Of course the hardest thing will be accepting help. I had to start almost before the plaster was dry, because my car was parked down a set of stairs from my doctor. A very kind lady offered to take my handbag and crutches while I swung myself down the stairs by the banisters and it really was a lot quicker than doing it myself. My first instinct is to bark “I’m fine!”, but I’m not. Hopefully I will be soon, the plaster is due to come off the Friday before the Verdi at the Town Hall, of which more later, and hopefully all my bits will be behaving themselves and will be allowed to be free.

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And look! It’s denim blue! I have a bit of an urge to bedazzle it.

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Swimming

I’m not surprised the Australian swim team were taking drugs, swimming laps is very very tedious.

I have a lot of reasons not to swim for exercise. My hairdresser doesn’t approve, for a start. He can tell if I’ve swum in the previous week, he’s more a hair whisperer than hair dresser, and has given me a whole system for protecting my hair against the evils of swimming pools. I have trouble not thinking about all those bodies in the water, all the oozings and flamingos goddamn you auto correct, not flamingos, flakings. It’s all very erky. Also I have a gym membership, so it hurts a little to scoop six dollars fifty out of the bottom of my handbag for non gym exercise.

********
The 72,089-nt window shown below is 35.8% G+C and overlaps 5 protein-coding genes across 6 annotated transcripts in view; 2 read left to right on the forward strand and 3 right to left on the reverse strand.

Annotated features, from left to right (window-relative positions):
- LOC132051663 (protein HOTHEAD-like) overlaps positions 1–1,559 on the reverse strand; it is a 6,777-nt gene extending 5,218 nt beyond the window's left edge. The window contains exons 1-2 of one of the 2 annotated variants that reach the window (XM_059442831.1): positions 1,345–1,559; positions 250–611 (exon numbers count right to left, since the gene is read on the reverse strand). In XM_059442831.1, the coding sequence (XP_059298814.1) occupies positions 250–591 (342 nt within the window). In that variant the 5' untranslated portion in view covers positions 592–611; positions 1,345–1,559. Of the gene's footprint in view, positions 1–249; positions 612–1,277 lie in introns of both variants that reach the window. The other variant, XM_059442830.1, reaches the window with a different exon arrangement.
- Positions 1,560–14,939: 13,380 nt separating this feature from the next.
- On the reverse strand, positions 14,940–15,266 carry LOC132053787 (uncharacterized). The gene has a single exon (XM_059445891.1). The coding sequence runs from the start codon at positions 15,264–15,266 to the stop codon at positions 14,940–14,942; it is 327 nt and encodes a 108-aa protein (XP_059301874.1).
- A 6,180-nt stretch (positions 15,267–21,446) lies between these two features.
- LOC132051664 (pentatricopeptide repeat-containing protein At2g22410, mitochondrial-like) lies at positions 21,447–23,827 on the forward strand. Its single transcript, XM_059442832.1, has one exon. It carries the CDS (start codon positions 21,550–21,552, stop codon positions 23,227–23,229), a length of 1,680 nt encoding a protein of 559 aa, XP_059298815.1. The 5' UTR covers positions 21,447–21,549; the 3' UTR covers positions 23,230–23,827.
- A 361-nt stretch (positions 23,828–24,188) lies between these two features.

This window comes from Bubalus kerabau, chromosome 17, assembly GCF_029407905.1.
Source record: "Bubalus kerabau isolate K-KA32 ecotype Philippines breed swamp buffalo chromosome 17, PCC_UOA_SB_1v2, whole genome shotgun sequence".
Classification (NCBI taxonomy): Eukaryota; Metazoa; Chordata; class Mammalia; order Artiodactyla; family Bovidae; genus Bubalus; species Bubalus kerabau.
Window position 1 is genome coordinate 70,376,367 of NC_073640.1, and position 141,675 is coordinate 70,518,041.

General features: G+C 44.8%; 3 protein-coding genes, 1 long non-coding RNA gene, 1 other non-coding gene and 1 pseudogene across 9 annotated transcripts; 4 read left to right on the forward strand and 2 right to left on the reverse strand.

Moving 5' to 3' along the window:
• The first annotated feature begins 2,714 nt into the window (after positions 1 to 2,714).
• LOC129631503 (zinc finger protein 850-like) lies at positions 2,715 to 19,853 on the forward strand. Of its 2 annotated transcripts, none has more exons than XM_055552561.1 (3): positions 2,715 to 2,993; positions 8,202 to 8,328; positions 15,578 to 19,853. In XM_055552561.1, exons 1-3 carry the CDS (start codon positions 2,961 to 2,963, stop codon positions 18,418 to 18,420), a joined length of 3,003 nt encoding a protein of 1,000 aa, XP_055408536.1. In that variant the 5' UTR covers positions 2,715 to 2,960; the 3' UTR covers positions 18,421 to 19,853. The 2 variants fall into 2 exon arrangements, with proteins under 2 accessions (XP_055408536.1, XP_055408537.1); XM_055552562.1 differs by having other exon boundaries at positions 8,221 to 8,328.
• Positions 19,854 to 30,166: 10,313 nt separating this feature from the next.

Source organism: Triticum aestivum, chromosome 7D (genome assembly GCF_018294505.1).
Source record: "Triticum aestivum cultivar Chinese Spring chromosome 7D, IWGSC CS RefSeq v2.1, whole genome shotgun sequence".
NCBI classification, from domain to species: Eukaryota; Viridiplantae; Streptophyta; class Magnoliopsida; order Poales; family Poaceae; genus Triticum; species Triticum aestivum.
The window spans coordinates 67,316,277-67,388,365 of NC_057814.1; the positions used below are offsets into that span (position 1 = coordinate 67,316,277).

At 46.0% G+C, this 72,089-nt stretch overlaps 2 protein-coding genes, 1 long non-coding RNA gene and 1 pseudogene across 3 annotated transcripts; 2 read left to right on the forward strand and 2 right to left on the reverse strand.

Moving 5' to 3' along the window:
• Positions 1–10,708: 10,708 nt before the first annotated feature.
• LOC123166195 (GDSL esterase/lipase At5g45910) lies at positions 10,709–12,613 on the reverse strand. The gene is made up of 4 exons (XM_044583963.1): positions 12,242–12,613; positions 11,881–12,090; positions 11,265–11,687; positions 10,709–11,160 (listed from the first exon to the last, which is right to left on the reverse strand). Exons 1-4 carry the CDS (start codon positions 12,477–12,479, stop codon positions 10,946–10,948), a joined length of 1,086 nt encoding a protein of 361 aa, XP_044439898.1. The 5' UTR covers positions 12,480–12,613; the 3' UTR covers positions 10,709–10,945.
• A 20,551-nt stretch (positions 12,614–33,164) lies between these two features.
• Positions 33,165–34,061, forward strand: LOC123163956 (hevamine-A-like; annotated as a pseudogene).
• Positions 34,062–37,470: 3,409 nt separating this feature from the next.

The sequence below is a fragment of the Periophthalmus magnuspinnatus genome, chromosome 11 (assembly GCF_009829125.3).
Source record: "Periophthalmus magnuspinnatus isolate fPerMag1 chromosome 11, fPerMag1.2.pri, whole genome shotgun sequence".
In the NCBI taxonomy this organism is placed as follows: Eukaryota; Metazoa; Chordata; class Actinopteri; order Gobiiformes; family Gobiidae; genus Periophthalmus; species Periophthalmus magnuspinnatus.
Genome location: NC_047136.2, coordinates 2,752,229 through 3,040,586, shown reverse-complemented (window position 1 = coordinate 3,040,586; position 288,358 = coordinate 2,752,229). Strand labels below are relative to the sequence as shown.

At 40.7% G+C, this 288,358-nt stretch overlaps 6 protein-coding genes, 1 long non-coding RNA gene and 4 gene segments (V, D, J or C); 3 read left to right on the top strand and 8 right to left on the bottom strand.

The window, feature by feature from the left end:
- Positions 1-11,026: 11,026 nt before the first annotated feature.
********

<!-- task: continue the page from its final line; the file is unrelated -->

But I’m STILL not allowed to walk for exercise, and running is so far out of the question that my sport doctor just gives a hollow laugh when I mention it. I like my pump classes and cycle classes, but they’re on at nine thirty and this morning I was child free at seven forty five ante meridian with a well equipped indoor Olympic pool right around the corner. It was like fate.

Because it’s so very tedious I break it up into five lap chunks. A freestyle, a backstroke, a freestyle, a backstroke and then a reward lap of breaststroke. I don’t know how anyone does all freestyle, it’s bad enough my way. And because it takes a bit of psyching up on my part to not only get to the pool, but to get in as well, I like to spend a bit of time there. I do thirty laps. I spend a lot of that time pondering the peculiarities of lap swimmers.

I don’t get flippers at all. If you’re swimming for exercise, why do you need flippers? Why why why? Probably half the swimmers today were using them, and not for stroke correction or anything, just to go a bit faster. It’s like putting a motor on your bicycle, fine if you’re trying to get somewhere but useless for exercise purpose. I’ll never get up the courage to ask someone, so if you know, tell me.